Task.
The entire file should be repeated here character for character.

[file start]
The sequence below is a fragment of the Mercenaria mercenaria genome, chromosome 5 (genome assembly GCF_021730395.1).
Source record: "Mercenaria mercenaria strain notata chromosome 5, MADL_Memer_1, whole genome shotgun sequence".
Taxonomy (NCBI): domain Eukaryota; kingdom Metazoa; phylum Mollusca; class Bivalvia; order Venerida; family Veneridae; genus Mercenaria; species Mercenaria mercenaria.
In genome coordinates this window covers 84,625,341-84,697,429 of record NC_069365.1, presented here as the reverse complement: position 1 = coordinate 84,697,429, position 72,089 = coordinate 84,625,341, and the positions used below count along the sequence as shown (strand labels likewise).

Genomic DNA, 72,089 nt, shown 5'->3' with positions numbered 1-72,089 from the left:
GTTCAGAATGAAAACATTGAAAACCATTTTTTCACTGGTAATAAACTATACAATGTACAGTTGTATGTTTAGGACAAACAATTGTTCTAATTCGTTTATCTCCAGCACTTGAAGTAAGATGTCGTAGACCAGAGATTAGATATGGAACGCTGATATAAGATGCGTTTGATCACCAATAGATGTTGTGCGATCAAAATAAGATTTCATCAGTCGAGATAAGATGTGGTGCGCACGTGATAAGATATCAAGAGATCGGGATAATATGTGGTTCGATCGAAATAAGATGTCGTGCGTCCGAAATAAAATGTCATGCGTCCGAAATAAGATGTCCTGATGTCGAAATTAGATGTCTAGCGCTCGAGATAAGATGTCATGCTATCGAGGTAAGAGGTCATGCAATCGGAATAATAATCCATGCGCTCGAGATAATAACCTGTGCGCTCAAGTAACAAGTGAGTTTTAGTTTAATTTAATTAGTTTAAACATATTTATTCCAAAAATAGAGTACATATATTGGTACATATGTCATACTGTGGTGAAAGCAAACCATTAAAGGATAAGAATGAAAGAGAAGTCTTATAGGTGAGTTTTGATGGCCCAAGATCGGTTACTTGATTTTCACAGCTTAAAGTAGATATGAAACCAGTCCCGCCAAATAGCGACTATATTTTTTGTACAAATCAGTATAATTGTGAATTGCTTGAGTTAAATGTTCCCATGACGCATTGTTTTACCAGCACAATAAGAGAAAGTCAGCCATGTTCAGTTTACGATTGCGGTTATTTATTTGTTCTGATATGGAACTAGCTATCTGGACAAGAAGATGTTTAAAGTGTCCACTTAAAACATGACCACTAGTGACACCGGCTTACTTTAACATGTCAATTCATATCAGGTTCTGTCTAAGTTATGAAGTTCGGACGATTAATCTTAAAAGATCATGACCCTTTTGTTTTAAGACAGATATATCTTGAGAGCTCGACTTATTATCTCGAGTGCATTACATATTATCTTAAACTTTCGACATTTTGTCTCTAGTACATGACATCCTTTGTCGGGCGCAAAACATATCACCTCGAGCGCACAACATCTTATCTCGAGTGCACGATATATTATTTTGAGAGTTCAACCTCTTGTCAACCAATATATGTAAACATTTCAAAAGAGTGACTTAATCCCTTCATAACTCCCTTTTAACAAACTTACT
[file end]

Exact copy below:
The sequence below is a fragment of the Mercenaria mercenaria genome, chromosome 5 (genome assembly GCF_021730395.1).
Source record: "Mercenaria mercenaria strain notata chromosome 5, MADL_Memer_1, whole genome shotgun sequence".
Taxonomy (NCBI): domain Eukaryota; kingdom Metazoa; phylum Mollusca; class Bivalvia; order Venerida; family Veneridae; genus Mercenaria; species Mercenaria mercenaria.
In genome coordinates this window covers 84,625,341-84,697,429 of record NC_069365.1, presented here as the reverse complement: position 1 = coordinate 84,697,429, position 72,089 = coordinate 84,625,341, and the positions used below count along the sequence as shown (strand labels likewise).

Genomic DNA, 72,089 nt, shown 5'->3' with positions numbered 1-72,089 from the left:
GTTCAGAATGAAAACATTGAAAACCATTTTTTCACTGGTAATAAACTATACAATGTACAGTTGTATGTTTAGGACAAACAATTGTTCTAATTCGTTTATCTCCAGCACTTGAAGTAAGATGTCGTAGACCAGAGATTAGATATGGAACGCTGATATAAGATGCGTTTGATCACCAATAGATGTTGTGCGATCAAAATAAGATTTCATCAGTCGAGATAAGATGTGGTGCGCACGTGATAAGATATCAAGAGATCGGGATAATATGTGGTTCGATCGAAATAAGATGTCGTGCGTCCGAAATAAAATGTCATGCGTCCGAAATAAGATGTCCTGATGTCGAAATTAGATGTCTAGCGCTCGAGATAAGATGTCATGCTATCGAGGTAAGAGGTCATGCAATCGGAATAATAATCCATGCGCTCGAGATAATAACCTGTGCGCTCAAGTAACAAGTGAGTTTTAGTTTAATTTAATTAGTTTAAACATATTTATTCCAAAAATAGAGTACATATATTGGTACATATGTCATACTGTGGTGAAAGCAAACCATTAAAGGATAAGAATGAAAGAGAAGTCTTATAGGTGAGTTTTGATGGCCCAAGATCGGTTACTTGATTTTCACAGCTTAAAGTAGATATGAAACCAGTCCCGCCAAATAGCGACTATATTTTTTGTACAAATCAGTATAATTGTGAATTGCTTGAGTTAAATGTTCCCATGACGCATTGTTTTACCAGCACAATAAGAGAAAGTCAGCCATGTTCAGTTTACGATTGCGGTTATTTATTTGTTCTGATATGGAACTAGCTATCTGGACAAGAAGATGTTTAAAGTGTCCACTTAAAACATGACCACTAGTGACACCGGCTTACTTTAACATGTCAATTCATATCAGGTTCTGTCTAAGTTATGAAGTTCGGACGATTAATCTTAAAAGATCATGACCCTTTTGTTTTAAGACAGATATATCTTGAGAGCTCGACTTATTATCTCGAGTGCATTACATATTATCTTAAACTTTCGACATTTTGTCTCTAGTACATGACATCCTTTGTCGGGCGCAAAACATATCACCTCGAGCGCACAACATCTTATCTCGAGTGCACGATATATTATTTTGAGAGTTCAACCTCTTGTCAACCAATATATGTAAACATTTCAAAAGAGTGACTTAATCCCTTCATAACTCCCTTTTAACAAACTTACT